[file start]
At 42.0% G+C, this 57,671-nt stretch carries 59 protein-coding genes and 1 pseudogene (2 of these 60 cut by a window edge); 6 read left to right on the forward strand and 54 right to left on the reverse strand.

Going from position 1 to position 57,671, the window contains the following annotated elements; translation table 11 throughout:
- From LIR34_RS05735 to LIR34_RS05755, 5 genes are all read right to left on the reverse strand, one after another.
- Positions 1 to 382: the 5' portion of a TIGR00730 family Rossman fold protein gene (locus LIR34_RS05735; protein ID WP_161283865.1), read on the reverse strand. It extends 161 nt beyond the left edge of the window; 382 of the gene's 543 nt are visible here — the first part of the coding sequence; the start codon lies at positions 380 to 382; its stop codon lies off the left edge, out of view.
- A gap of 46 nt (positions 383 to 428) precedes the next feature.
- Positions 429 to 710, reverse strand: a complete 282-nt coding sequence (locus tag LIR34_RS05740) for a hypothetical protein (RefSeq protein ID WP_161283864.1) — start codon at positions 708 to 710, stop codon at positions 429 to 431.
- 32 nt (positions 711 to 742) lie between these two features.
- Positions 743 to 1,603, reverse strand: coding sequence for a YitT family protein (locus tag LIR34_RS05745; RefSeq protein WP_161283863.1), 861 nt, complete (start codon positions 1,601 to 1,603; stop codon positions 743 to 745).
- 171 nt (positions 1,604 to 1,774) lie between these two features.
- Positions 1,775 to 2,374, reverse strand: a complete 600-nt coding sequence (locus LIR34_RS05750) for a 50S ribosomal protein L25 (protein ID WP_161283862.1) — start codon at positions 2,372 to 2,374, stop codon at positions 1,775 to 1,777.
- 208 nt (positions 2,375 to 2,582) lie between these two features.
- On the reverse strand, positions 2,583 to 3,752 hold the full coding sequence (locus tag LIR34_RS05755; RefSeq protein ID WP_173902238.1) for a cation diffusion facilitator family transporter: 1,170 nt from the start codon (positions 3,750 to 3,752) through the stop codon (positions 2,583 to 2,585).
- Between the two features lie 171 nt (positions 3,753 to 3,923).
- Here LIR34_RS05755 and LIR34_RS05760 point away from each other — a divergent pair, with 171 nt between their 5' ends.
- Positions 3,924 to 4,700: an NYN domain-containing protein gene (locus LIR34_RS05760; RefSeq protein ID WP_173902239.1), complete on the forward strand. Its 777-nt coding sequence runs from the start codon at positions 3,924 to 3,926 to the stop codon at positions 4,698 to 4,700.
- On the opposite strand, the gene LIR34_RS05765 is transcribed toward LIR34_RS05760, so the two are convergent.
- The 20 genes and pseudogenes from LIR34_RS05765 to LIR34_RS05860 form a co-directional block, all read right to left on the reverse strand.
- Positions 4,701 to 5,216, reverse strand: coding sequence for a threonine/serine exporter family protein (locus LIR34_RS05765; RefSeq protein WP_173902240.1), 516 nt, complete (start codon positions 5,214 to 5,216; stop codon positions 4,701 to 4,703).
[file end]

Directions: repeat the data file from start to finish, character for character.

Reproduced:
At 42.0% G+C, this 57,671-nt stretch carries 59 protein-coding genes and 1 pseudogene (2 of these 60 cut by a window edge); 6 read left to right on the forward strand and 54 right to left on the reverse strand.

Going from position 1 to position 57,671, the window contains the following annotated elements; translation table 11 throughout:
- From LIR34_RS05735 to LIR34_RS05755, 5 genes are all read right to left on the reverse strand, one after another.
- Positions 1 to 382: the 5' portion of a TIGR00730 family Rossman fold protein gene (locus LIR34_RS05735; protein ID WP_161283865.1), read on the reverse strand. It extends 161 nt beyond the left edge of the window; 382 of the gene's 543 nt are visible here — the first part of the coding sequence; the start codon lies at positions 380 to 382; its stop codon lies off the left edge, out of view.
- A gap of 46 nt (positions 383 to 428) precedes the next feature.
- Positions 429 to 710, reverse strand: a complete 282-nt coding sequence (locus tag LIR34_RS05740) for a hypothetical protein (RefSeq protein ID WP_161283864.1) — start codon at positions 708 to 710, stop codon at positions 429 to 431.
- 32 nt (positions 711 to 742) lie between these two features.
- Positions 743 to 1,603, reverse strand: coding sequence for a YitT family protein (locus tag LIR34_RS05745; RefSeq protein WP_161283863.1), 861 nt, complete (start codon positions 1,601 to 1,603; stop codon positions 743 to 745).
- 171 nt (positions 1,604 to 1,774) lie between these two features.
- Positions 1,775 to 2,374, reverse strand: a complete 600-nt coding sequence (locus LIR34_RS05750) for a 50S ribosomal protein L25 (protein ID WP_161283862.1) — start codon at positions 2,372 to 2,374, stop codon at positions 1,775 to 1,777.
- 208 nt (positions 2,375 to 2,582) lie between these two features.
- On the reverse strand, positions 2,583 to 3,752 hold the full coding sequence (locus tag LIR34_RS05755; RefSeq protein ID WP_173902238.1) for a cation diffusion facilitator family transporter: 1,170 nt from the start codon (positions 3,750 to 3,752) through the stop codon (positions 2,583 to 2,585).
- Between the two features lie 171 nt (positions 3,753 to 3,923).
- Here LIR34_RS05755 and LIR34_RS05760 point away from each other — a divergent pair, with 171 nt between their 5' ends.
- Positions 3,924 to 4,700: an NYN domain-containing protein gene (locus LIR34_RS05760; RefSeq protein ID WP_173902239.1), complete on the forward strand. Its 777-nt coding sequence runs from the start codon at positions 3,924 to 3,926 to the stop codon at positions 4,698 to 4,700.
- On the opposite strand, the gene LIR34_RS05765 is transcribed toward LIR34_RS05760, so the two are convergent.
- The 20 genes and pseudogenes from LIR34_RS05765 to LIR34_RS05860 form a co-directional block, all read right to left on the reverse strand.
- Positions 4,701 to 5,216, reverse strand: coding sequence for a threonine/serine exporter family protein (locus LIR34_RS05765; RefSeq protein WP_173902240.1), 516 nt, complete (start codon positions 5,214 to 5,216; stop codon positions 4,701 to 4,703).